3. The Next Best Brain Food for the Big Exam is: Spinach
If you have to pick one go to brain food, spinach should be it. It has a ridiculous amount of nutrients and other vitamins
Let’s take a look at some of the Nutrients in Spinach:
Let’s look at some of the nutrients in spinach to see why it’s so beneficial for improving your ability to focus and for overall cognitive functioning.
First, let’s look at Manganese. Manganese is also found in two of the other brain foods we talked about—blueberries and strawberries. That could be because Manganese is one of the minerals responsible for keeping your brain operational and functioning normally.
It has various enzymes that assist in forming connective tissues. Perhaps manganese is responsible for the growth of the hippocampal grafts in the brains of the rats that were examined in the blueberry studies. It’s difficult to pinpoint the one nutrient that directly caused these results, but the examination of the rats brains showed significant development and worked as a brain booster for the rats.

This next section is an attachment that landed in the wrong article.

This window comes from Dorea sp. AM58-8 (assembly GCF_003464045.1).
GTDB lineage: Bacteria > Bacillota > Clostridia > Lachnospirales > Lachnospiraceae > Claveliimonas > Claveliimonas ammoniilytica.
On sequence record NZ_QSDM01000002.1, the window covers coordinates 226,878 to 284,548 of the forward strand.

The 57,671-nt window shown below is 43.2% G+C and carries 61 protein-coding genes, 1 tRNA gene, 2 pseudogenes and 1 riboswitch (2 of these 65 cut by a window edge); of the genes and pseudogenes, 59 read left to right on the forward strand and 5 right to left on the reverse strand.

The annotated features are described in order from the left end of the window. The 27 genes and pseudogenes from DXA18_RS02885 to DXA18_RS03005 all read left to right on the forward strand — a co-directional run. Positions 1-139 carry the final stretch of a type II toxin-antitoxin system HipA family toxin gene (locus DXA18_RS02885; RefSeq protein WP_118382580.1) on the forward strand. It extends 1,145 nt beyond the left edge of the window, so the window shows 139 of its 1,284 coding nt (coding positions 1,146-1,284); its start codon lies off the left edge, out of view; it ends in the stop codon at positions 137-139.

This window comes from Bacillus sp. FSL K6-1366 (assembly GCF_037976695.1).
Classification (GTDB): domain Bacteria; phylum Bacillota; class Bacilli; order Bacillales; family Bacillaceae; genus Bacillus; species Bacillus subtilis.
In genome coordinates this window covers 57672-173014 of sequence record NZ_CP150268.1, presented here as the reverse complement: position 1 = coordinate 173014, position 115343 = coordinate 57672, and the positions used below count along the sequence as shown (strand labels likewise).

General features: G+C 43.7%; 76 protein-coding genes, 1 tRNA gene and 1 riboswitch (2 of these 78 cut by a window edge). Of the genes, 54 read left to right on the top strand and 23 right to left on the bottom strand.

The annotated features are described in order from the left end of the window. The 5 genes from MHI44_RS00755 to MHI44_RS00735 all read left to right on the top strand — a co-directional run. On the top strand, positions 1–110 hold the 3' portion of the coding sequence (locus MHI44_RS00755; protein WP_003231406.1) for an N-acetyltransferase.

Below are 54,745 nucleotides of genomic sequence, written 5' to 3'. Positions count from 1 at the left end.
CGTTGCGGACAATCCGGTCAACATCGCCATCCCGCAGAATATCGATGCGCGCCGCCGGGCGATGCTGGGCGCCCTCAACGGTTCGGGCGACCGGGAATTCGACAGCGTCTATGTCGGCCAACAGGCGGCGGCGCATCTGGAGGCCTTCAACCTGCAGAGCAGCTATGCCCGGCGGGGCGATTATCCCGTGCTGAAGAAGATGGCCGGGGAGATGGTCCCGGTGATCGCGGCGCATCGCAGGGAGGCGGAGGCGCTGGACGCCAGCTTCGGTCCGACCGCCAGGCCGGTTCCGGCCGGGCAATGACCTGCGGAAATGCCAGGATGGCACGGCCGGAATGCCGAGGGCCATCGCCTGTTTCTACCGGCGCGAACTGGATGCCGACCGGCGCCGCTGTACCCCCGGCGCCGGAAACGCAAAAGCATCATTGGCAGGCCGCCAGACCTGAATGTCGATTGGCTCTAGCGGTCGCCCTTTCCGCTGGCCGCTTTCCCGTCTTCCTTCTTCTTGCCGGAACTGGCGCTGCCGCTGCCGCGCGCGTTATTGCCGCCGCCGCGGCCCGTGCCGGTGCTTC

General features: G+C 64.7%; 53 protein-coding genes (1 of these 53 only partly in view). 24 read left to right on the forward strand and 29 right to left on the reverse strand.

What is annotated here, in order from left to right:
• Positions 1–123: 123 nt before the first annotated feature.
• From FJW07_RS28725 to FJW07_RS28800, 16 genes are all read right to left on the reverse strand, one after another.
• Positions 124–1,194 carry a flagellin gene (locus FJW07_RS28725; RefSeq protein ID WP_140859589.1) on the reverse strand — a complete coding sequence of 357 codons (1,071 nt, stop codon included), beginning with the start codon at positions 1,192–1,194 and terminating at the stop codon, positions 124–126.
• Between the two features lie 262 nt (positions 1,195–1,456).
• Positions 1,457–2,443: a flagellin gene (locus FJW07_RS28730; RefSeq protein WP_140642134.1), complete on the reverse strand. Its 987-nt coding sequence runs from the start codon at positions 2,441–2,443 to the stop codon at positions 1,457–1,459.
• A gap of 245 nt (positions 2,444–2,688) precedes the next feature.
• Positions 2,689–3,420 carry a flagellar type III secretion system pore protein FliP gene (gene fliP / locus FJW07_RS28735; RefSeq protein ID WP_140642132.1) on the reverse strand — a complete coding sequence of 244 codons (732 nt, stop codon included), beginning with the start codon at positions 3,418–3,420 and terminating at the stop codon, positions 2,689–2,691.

Perhaps just as important, if not more, for brain function is the presence of Vitamin B and Folate. Spinach is loaded with both.
Folate plays a role in decreasing levels of amino acids that can impair brain functioning. Specifically, it protects the body against homocysteine, an amino acid that blocks up and damages your blood vessels.
Researchers also suggest that Vitamin B keeps your brain young. Many of these scholars are proponents of the philosophy that Vitamin B has the ability to aid or fortify the brain stem to preserve your brain and boost overall functioning.
Glycemic Index and Glycemic Load of Spinach
Let’s take a look at the sugars, glycemic index and glycemic load of Spinach (note: the numbers are an approximation or average from several sources found in the references section):
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